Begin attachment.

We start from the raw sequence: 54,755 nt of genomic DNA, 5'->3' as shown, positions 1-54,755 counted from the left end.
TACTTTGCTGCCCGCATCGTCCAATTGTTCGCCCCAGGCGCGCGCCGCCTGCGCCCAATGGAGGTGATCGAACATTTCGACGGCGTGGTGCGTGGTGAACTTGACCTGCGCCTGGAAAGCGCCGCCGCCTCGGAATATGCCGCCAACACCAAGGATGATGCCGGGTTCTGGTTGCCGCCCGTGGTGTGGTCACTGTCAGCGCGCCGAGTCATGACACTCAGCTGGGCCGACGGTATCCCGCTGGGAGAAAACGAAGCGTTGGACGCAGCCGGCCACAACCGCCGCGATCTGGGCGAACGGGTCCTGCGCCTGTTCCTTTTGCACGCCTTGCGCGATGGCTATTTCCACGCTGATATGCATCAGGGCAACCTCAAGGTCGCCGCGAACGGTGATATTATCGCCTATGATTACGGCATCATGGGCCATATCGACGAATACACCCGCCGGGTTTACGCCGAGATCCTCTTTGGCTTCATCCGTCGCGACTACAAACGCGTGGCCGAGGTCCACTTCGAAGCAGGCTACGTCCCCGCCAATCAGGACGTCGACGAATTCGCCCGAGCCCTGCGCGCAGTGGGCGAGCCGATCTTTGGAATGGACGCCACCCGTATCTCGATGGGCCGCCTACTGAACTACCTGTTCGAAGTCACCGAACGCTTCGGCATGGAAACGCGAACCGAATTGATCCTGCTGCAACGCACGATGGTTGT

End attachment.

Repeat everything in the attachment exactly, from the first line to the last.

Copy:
We start from the raw sequence: 54,755 nt of genomic DNA, 5'->3' as shown, positions 1-54,755 counted from the left end.
TACTTTGCTGCCCGCATCGTCCAATTGTTCGCCCCAGGCGCGCGCCGCCTGCGCCCAATGGAGGTGATCGAACATTTCGACGGCGTGGTGCGTGGTGAACTTGACCTGCGCCTGGAAAGCGCCGCCGCCTCGGAATATGCCGCCAACACCAAGGATGATGCCGGGTTCTGGTTGCCGCCCGTGGTGTGGTCACTGTCAGCGCGCCGAGTCATGACACTCAGCTGGGCCGACGGTATCCCGCTGGGAGAAAACGAAGCGTTGGACGCAGCCGGCCACAACCGCCGCGATCTGGGCGAACGGGTCCTGCGCCTGTTCCTTTTGCACGCCTTGCGCGATGGCTATTTCCACGCTGATATGCATCAGGGCAACCTCAAGGTCGCCGCGAACGGTGATATTATCGCCTATGATTACGGCATCATGGGCCATATCGACGAATACACCCGCCGGGTTTACGCCGAGATCCTCTTTGGCTTCATCCGTCGCGACTACAAACGCGTGGCCGAGGTCCACTTCGAAGCAGGCTACGTCCCCGCCAATCAGGACGTCGACGAATTCGCCCGAGCCCTGCGCGCAGTGGGCGAGCCGATCTTTGGAATGGACGCCACCCGTATCTCGATGGGCCGCCTACTGAACTACCTGTTCGAAGTCACCGAACGCTTCGGCATGGAAACGCGAACCGAATTGATCCTGCTGCAACGCACGATGGTTGT